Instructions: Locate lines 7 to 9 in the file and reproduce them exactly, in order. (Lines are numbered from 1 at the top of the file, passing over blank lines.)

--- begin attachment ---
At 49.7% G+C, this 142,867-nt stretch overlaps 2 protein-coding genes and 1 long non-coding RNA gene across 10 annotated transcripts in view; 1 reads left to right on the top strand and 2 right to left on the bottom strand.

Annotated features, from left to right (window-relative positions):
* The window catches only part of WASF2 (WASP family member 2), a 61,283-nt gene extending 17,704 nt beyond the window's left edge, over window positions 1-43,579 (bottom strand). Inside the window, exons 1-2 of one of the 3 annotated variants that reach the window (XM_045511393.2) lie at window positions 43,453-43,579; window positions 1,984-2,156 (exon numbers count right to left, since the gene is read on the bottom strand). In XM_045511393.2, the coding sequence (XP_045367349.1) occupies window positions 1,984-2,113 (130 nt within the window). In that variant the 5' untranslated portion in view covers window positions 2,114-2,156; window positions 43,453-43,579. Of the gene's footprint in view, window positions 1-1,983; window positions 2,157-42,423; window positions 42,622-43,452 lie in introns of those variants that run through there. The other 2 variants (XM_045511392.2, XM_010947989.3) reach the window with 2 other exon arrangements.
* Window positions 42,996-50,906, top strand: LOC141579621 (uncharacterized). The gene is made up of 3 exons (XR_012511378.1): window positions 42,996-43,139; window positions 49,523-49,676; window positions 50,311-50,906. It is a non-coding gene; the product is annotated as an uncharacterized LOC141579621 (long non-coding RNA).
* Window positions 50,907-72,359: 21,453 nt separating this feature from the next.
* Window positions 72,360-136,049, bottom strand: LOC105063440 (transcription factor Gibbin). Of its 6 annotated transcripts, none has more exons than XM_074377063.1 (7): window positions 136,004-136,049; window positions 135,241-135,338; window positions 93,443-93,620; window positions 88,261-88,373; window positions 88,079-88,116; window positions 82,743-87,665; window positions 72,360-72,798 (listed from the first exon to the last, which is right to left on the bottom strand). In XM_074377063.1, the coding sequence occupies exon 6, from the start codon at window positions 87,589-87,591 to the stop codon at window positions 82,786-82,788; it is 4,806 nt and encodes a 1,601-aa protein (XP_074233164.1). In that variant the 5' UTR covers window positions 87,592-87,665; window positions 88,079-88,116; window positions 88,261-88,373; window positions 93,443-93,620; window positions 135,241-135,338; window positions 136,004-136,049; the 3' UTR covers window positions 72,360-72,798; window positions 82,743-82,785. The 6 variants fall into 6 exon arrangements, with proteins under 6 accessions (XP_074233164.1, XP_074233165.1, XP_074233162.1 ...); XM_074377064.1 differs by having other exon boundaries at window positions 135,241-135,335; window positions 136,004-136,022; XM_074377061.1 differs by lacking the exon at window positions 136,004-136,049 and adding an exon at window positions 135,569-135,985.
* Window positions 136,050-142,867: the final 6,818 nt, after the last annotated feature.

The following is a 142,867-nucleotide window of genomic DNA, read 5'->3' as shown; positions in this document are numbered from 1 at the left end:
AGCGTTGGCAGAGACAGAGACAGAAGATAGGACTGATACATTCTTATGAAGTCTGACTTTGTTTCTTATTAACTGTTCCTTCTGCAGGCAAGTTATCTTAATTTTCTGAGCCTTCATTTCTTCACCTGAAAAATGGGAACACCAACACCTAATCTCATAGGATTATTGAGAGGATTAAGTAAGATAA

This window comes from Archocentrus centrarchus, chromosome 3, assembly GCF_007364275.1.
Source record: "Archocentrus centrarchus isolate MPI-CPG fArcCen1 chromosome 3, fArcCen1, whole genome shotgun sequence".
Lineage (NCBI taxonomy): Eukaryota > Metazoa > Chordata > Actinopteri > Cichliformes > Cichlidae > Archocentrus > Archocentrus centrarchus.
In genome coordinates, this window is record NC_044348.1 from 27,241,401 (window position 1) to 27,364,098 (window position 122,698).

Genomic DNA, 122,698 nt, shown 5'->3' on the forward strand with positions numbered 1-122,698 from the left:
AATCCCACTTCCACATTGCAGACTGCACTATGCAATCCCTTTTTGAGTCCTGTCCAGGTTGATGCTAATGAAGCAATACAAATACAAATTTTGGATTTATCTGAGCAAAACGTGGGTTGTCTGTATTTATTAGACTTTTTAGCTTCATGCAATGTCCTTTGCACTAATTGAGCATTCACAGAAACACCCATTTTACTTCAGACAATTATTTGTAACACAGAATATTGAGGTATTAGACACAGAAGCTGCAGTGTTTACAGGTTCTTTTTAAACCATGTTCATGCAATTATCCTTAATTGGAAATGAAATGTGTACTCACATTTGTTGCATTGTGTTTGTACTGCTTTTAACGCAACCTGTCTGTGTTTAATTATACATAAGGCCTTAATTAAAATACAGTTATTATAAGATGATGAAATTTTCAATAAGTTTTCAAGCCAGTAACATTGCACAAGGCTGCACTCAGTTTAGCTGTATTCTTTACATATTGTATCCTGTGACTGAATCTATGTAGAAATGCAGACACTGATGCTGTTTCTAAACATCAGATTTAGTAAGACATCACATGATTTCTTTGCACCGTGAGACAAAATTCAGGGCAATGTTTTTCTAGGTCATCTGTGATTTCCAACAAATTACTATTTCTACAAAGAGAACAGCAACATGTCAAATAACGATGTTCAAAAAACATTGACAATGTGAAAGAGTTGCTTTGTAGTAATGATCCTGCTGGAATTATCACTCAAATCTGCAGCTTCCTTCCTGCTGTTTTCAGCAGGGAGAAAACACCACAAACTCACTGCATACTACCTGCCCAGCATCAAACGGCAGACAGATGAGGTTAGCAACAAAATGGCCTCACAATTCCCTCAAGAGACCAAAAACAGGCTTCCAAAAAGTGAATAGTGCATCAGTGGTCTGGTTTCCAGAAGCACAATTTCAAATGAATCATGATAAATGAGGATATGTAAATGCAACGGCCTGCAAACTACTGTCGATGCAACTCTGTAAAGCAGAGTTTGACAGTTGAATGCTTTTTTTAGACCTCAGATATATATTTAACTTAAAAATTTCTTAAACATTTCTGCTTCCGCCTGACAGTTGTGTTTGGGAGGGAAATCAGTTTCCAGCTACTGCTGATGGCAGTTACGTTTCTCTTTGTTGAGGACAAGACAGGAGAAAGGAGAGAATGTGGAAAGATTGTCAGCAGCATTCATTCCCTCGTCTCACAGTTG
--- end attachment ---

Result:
* Window positions 136,050-142,867: the final 6,818 nt, after the last annotated feature.

The following is a 142,867-nucleotide window of genomic DNA, read 5'->3' as shown; positions in this document are numbered from 1 at the left end:
AGCGTTGGCAGAGACAGAGACAGAAGATAGGACTGATACATTCTTATGAAGTCTGACTTTGTTTCTTATTAACTGTTCCTTCTGCAGGCAAGTTATCTTAATTTTCTGAGCCTTCATTTCTTCACCTGAAAAATGGGAACACCAACACCTAATCTCATAGGATTATTGAGAGGATTAAGTAAGATAA